By David Xi-Ken Astor
The word pride seems to be easy enough to understand. For most of us it is often understood as either a negative display of self importance (ego), or as a positive attribute when projected towards self and other. To be proud of our accomplishments, or how we identify with who we are, or even feeling a sense of pride in a friend’s hard won achievements is a natural human response that is compatible with a practice of Encompassing and Corrective Action. What is tricky about identifying displays of prideful speech and attitudes, though, is that we generally don’t see that we are being prideful in a negative way at all. This is because we are not mindful of our intent when our ego is on automatic. When we judge others, for example, it often comes from the point of view of what we have come to consider “correct” behavior or attitudes — our position is right, and yours is wrong sort-of-thing. In this way we are devaluating others because we are letting “what we would do” overshadow “what they want to do.” It has been said that a cultivated and refined self has learned to avoid displays of self importance. In this way a person avoids attachment to oneself and aversion to others.
In many ways displays of pride come from a psychosocial state of mind that harbors inferiority feelings by putting up a shield that can ultimately results in personal isolation. In mindfulness training (zazen) we use the tools of observation, analysis, courage and equanimity to transform the self into a self-confident honest social-self. In this way, we understand that we have a better grasp of reality. As we begin to mature from the child-mind to adult-mind we begin to craft filters that help us interpret the world around us. Some of these filters often enhance the qualities we wish to adopt and display to others. In other words, we embellish our worthiness as we WISH others to see us. When we have a distorted impression of ourselves, as displayed through excessive pride, we have an exaggerated sense of our qualities and personal abilities. On the other hand, when we have low self esteem, we underestimate our actual qualities. Excesses in either of these personality traits is destructive, and an inhibitor to the path away from suffering. This all comes from a state of self-preoccupation. Even when we are not aware of it, the ego is working behind the scenes to promote it’s (our) own worthiness.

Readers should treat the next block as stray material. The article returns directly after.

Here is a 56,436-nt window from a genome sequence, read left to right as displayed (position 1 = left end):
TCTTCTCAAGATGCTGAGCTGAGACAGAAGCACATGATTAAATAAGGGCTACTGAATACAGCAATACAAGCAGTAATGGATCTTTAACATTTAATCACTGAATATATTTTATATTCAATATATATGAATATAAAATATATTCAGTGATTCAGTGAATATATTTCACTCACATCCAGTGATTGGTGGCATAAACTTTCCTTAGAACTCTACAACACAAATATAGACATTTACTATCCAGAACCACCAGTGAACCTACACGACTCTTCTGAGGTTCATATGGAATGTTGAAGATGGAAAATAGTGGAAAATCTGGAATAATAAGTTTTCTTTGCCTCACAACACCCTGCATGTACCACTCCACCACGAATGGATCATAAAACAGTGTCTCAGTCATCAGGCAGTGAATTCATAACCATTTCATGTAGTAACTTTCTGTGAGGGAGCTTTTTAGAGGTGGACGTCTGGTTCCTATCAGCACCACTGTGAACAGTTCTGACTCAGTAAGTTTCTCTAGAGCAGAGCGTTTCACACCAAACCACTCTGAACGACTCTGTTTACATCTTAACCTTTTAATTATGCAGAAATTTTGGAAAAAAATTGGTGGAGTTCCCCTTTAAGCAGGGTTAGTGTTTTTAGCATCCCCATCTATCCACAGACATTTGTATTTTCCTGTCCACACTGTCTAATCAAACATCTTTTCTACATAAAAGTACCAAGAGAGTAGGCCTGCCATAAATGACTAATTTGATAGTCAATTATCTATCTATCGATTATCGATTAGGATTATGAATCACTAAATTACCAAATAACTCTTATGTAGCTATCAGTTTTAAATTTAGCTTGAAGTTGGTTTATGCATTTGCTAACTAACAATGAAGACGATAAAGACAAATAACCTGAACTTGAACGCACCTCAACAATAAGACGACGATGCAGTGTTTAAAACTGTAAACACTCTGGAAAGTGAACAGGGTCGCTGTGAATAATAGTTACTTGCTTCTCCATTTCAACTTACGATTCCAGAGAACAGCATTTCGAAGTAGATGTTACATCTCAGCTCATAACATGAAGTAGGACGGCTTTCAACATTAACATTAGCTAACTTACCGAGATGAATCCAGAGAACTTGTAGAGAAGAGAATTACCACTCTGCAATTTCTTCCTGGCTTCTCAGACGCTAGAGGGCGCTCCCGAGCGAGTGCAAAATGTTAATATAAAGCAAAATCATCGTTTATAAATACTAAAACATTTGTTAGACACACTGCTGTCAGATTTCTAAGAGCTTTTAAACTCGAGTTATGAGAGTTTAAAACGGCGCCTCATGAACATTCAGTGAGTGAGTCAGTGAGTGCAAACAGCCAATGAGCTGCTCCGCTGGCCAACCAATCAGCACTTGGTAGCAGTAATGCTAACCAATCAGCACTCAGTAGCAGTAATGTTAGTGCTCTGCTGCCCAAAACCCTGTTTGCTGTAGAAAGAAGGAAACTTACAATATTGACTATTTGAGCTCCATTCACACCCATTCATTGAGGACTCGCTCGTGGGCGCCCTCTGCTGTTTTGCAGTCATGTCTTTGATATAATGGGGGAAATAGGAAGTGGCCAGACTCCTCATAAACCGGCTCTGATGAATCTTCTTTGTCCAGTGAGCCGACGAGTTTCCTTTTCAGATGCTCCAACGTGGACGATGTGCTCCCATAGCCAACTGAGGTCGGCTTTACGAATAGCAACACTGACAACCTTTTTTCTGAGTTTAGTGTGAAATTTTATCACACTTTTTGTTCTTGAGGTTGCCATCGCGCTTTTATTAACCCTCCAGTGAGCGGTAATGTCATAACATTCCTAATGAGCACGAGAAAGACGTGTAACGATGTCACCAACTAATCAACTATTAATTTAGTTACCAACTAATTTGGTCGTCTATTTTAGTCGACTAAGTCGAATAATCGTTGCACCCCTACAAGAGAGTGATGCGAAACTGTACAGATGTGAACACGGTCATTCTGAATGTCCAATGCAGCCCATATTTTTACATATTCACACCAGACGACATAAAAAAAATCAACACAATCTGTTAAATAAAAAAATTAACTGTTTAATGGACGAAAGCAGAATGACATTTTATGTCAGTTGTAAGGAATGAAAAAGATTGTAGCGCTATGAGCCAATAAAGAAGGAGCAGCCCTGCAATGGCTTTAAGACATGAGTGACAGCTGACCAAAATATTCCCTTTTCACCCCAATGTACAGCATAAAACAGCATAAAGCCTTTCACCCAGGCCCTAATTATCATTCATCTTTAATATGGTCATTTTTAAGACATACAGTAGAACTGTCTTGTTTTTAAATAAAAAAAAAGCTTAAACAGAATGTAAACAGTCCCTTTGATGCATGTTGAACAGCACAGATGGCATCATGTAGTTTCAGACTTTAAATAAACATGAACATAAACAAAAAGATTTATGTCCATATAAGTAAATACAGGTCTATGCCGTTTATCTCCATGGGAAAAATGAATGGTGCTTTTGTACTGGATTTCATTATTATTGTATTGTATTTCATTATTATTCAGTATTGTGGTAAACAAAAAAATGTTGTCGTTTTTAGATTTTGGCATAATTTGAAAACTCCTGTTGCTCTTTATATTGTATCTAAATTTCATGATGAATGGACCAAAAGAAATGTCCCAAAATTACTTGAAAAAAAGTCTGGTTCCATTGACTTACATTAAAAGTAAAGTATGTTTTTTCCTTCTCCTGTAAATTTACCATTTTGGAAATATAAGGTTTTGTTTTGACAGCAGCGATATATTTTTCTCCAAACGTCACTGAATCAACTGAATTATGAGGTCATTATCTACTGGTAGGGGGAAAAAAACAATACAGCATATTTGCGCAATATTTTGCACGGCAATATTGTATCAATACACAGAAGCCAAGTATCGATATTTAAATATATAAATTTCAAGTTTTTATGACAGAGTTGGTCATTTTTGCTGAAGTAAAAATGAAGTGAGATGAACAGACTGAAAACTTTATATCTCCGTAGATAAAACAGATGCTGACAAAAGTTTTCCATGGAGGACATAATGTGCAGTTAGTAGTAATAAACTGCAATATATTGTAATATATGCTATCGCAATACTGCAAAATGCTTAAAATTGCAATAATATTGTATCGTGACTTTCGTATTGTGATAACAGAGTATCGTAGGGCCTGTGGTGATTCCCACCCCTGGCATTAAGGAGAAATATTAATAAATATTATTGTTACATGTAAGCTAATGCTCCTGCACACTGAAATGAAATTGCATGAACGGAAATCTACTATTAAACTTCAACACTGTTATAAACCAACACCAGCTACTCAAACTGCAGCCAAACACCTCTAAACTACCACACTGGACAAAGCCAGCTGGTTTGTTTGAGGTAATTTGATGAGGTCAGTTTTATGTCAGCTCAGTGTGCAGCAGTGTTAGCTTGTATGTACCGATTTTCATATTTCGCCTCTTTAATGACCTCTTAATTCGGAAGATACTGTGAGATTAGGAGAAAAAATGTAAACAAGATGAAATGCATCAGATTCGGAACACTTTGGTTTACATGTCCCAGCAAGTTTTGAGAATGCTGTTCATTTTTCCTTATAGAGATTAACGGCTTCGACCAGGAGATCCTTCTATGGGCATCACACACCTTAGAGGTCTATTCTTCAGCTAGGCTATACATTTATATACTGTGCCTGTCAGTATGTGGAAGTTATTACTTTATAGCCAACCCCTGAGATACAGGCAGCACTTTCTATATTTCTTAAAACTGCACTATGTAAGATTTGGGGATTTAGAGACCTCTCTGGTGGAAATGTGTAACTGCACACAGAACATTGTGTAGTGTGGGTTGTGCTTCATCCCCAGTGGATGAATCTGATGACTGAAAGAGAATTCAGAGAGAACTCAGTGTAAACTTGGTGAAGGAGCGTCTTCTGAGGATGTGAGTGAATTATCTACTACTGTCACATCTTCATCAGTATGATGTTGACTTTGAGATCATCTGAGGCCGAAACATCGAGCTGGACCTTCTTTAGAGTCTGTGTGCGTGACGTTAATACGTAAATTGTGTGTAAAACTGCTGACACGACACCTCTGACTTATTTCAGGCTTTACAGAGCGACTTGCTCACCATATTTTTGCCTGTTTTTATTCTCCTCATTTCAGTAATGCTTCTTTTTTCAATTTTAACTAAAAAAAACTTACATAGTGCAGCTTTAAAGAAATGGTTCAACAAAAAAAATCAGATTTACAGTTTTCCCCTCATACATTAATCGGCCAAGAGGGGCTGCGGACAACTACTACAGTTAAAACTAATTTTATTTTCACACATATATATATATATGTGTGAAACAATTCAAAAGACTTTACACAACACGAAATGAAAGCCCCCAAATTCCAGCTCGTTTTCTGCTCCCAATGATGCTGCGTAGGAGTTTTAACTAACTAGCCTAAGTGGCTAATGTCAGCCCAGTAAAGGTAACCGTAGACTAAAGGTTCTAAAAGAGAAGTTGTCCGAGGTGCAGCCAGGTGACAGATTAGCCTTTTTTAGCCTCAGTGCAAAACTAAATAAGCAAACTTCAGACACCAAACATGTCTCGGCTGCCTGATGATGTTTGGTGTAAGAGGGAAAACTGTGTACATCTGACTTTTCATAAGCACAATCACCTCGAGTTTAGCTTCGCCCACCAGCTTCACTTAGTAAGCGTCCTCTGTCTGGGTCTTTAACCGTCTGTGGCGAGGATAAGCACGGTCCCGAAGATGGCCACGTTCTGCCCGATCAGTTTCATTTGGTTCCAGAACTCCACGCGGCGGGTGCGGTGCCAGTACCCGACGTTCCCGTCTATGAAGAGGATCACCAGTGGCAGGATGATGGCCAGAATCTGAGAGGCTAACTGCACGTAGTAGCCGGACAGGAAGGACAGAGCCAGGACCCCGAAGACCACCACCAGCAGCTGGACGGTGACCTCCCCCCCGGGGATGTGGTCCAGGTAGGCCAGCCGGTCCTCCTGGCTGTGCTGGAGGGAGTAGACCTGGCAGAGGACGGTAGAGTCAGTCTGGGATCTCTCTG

Allan Wallace quotes an old Tibetan saying, “Tibetans look at a person who hold himself above others, believing he is better than others and knows more, and they say that person is like someone sitting on a mountain top: it is cold there, it is hard, and nothing will grow. But if the person puts himself in a lower position, then that person is like a fertile field.”
In the Vatthupama Sutta known as the Simile Of The Cloth in the Majjhima Nikaya, it gives us the lesson on envy and the ego states of mind. It is the inclusiveness of someone who responds to the beauty of the human spirit that counter balances another persons tendency to display worthy views yet only see a single outcome, theirs. The importance of honoring life and seeing the self reflected back to it from all other forms teaches the larger lesson of interconnectiveness. When confronted with a differing point of view, we might work to find how these differences may still reflect a mutual interest, just with a perspective born from a different mindset. When we walk the path, we do so with different boots. That is another aspect of what it means to be human. An empowered individual is also a humble individual. As I write this I must work harder on being more empowered.